This week’s #RichardWrites is a scene starring Hope Baedeker, ship’s Engineer of the Tyche. It’s from Tyche’s Deceit. The crew are on Earth because reasons, and Hope is alone in a very bad part of town. Add in some thugs, and you’ve got an easy mark. Right?
Hope felt her arms grabbed by the two men behind her. Raccoon was laughing, enjoying her joke over a gullible child, and the man at her side was laughing along like this was the greatest show on Earth. The vibroblade came at Hope like a diving falcon, straight at her heart. A blow like that would have gone in, cutting through the shiny new rig. Reduced its value a lot, and coupled with the blood that would be everywhere — Hope’s blood — it would make it worth just a handful of coins. But a handful was worth more than nothing, and you took what you could get on the street.
So, Hope took what she could get. The programs she’d loaded kicked in.
First, the vibroblade: the knife’s tiny power supply expended it’s entire charge — a charge designed to last weeks, if not months — in the time it would take a fly to beat its wings just once. The vibroblade had a maximum rate of movement, which it went right by — a reactor in the red — in that same breadth of time. The blade quickly heated past tolerance, pieces crumbling to the ceramicrete sidewalk. But the real deal was what happened next, after the blade was no longer moving. With nowhere left to go, the charge in the handle looped in on itself, a crackle and spark of blue-white curling from hilt to pommel. It was like a ball of lightning, and it electrocuted Raccoon like the world’s angriest taser. The woman’s body was rigid like steel, eyes pinned wide, teeth clenching so hard they’d surely crack. As pieces of the blade fell to the ground, Raccoon’s momentum carried her forward into Hope. The movement jarred Hope, and the two men holding her arms. Hope’s shoulder wrenched, and if she’d had time — which she didn’t — she might have cried out. It was fortunate her programs had been queued up, ready to go.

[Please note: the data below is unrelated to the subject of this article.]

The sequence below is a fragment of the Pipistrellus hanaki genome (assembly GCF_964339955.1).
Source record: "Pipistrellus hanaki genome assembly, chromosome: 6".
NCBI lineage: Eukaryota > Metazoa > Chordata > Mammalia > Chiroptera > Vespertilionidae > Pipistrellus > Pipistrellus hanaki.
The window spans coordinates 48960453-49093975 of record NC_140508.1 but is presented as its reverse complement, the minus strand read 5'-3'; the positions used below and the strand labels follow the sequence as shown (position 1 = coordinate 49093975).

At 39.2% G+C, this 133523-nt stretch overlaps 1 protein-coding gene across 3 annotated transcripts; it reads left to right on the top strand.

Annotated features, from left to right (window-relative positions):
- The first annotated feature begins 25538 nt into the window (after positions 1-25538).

Which led to the second thing, her rig: the articulating arms unleashed from the back, all four coming out and around. The rig knew Hope’s shape, the heft of her body, where she stood in space and time. It knew where her arms were, as well as her chest and her legs, and like a sort of bonus, her head. It needed to know things like this because ship engineering was dangerous work. An Engineer could get caught in the rigging, snared between the spars. Metal or ceramicrete could pin you to the deck like the weight of your life’s guilt. In space, you could be held fast against the hull by broken parts, and without a ship’s skin to save you, radiation or fusion fire could end you in a heartbeat. With this in mind, rigs knew their keepers, held them close, and were ready to save them from entrapment. The arms of the rig whipped out, and noted the hands holding her as artificial constraints, and thus dangerous. Hope’s program told them to free her. On Hope’s left, two waldos grabbed the man’s arms, twisting them away in a crrrrunch of bone. Human elbows and shoulders were not designed to go through those planes of movement. On her right, the man holding her was slightly more — or, depending on your point of view, slightly less — canny; he shifted his grip on Hope’s in response to the manipulator arms coming for him, tightening his grip. The rig processed this in microseconds, and brought an arc cutter to bear. In a shower of steam, the man was shorn free from Hope in less time than it took to blink.